Purpose work is thriving in Richmond.
The challenges of starting a business alone are enough for most entrepreneurs, but one small business owner here is going the extra mile. Reana Muhammad, CEO of RÉNA IMAN, runs a socially-conscious handbag label which has joined the fight to end domestic violence.
RÉNA IMAN handcrafted luxury bags donate a percentage of every sale to two domestic violence non-profits in Virginia.
The designer’s love for charity is only met by her passion for fashion: a lifelong handbag enthusiast, starting the luxury line allowed her to do both.
“I wanted to do something to help the community,” Muhammad said. “I spend a lot of money on bags and fashion in general, so I was really inspired by the companies who were helping these issues.”
Muhammad’s business came to life among a trend of other socially-conscious business models around the country. Just last month, RVAMag caught up with Hamilton Perkins, the Virginia designer recycling plastic bottles and billboard vinyl into designer travel bags. Corporate-social responsibility has been on the rise in recent years, and many local businesses are keeping up.
“If you think about how our community runs, we can’t get where we need to be by ourselves,” Muhammad said. “Our generation is going back to the community fronts that help each other. . .I think people are getting away from the mindset of ‘I’m going to start this company and make all the money for myself.’ That’s not how you grow.”
The entrepreneur put her ideas together and jumped into business this year. Her 100 percent katzkin leather bags come in a variety of colors and run from $125-$225. The bags are also designed with a stone on its tag to commemorate important moments in its owner’s life.
“I stepped back and thought, ‘behind each bag is a story,’” Muhammad said. “Regardless of what your story is, great precious moments have always been marked with a stone: birthdays, engagements…I wanted to make it so you’re personalizing it, but it’s still a moment for you to design something yourself and know you’re giving back, helping other people.”
On helping others in Richmond, Muhammad credits the local organizations already in place that keep doors open and help people feel secure. She’s thankful for the residents here that stand behind them, she said, and that even high school and college campuses are becoming safer.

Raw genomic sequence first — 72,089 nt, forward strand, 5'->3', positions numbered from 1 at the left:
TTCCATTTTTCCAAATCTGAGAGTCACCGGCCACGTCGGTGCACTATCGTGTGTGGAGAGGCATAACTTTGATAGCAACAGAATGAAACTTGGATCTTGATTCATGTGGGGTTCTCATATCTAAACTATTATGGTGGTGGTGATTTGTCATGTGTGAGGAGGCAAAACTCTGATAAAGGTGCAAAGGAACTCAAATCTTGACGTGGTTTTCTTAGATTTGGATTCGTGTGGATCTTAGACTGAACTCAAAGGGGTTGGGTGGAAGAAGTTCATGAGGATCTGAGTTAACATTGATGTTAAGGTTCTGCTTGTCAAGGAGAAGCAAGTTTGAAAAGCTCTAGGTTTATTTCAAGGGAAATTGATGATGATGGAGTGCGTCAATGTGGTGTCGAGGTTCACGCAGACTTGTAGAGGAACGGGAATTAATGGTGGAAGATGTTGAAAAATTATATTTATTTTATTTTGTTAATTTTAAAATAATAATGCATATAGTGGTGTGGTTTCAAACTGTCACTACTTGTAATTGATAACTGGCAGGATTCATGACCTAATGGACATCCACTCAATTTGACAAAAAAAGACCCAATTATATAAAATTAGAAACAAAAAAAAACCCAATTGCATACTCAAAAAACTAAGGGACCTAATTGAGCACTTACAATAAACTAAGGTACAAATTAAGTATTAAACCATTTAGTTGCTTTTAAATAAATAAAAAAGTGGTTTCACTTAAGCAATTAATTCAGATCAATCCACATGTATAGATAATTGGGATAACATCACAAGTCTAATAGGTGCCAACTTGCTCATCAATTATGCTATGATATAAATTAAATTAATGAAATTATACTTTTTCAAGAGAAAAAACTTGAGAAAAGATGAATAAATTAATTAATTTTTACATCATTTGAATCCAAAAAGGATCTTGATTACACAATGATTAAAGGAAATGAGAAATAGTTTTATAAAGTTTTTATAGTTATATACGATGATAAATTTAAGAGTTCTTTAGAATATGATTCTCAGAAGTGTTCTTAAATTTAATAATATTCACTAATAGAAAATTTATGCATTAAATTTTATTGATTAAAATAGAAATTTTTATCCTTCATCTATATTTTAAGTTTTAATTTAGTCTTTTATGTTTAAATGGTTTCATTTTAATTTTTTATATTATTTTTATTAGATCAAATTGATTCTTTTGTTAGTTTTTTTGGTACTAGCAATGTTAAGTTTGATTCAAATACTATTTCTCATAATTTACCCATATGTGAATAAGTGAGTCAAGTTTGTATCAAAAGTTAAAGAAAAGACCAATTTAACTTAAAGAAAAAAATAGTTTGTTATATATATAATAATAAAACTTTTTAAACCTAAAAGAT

“We’re evolving as a country, and I think that has a lot to do with our generation not being afraid to protest as long as something good is coming out of it,” she said. “When things happen and people feel unsafe, people are more prone now to go out of their way to fix it. We don’t mind ruffling feathers.”
Choosing a charity for RÉNA IMAN, Muhammad thought back to her own experiences. After college, she worked in counseling for an organization with many young-adult clients who struggled with domestic violence.
“I got a little push back from people at the beginning of the business, because domestic violence isn’t pretty,” Muhammad said. “It’s not a charity where you put up a picture and people want to help. Sexual assault and domestic violence are things people don’t want to talk about…but I didn’t want to do anything cookie-cutter. I’m a raw person, and I wanted to put it out there.”
Once she settled on the idea, Muhammad looked for local organizations to set up a partnership. She reached out to The Joyful Heart Foundation and The Virginia Sexual and Domestic Violence Action Alliance (VSDVAA).
“I actually found Joyful Heart because I’m obsessed with Law and Order: SVU,” she said, chuckling to herself. “They promoted The Joyful Heart Foundation on a commercial about helping and healing. I started to research it and I fell in love with it, and I found it just from watching one of my favorite TV shows.”
Muhammad’s partnership with the VSDVAA took a longer search.
“When I was looking at charities in Richmond, a lot of shelters came up,” she said. “But I didn’t want to donate to one shelter alone, I wanted to help an organization that reached a massive amount of people…not just a group of people who lived in that neighborhood and went there that day.”
She landed on the VSDVAA, a coalition for the state of Virginia that runs a 24-hour hotline for victims of domestic violence and sexual assault. The hotline is run by volunteers, 365 days a year, who work with shelters across the state — and it’s just one of many.
According to the National Coalition Against Domestic Violence (NCADV), in the U.S. more than 10 million women and men are abused by an intimate partner every year: that’s nearly 20 people per second. Their hotlines receive more than 20,000 phone calls per day in the United States.
On a larger scale, Muhammad is glad to see domestic violence issues being put on the table across the nation.
“We’re growing, we’re seeing that it’s a problem,” she said. “Because people are speaking out instead of sheltering it, they’re saying ‘this is what happened to me’ and actually taking legal steps to rectify the situation. We’re not allowing people to put it under a rug anymore, and I’m really happy about that.”
Moving forward, Muhammad is excited to grow her business. Her next steps are to add more colors and designs while expanding to selling them in retail stores.
“I love Richmond to death, and I would love to start with retail stores here and grow from there,” she said. “I want people to see this in Nordstrom. I want to be able to say that we’ve raised $1 million for charity in the first five years. It’s people over profit…I want to stand for something and I want to help.”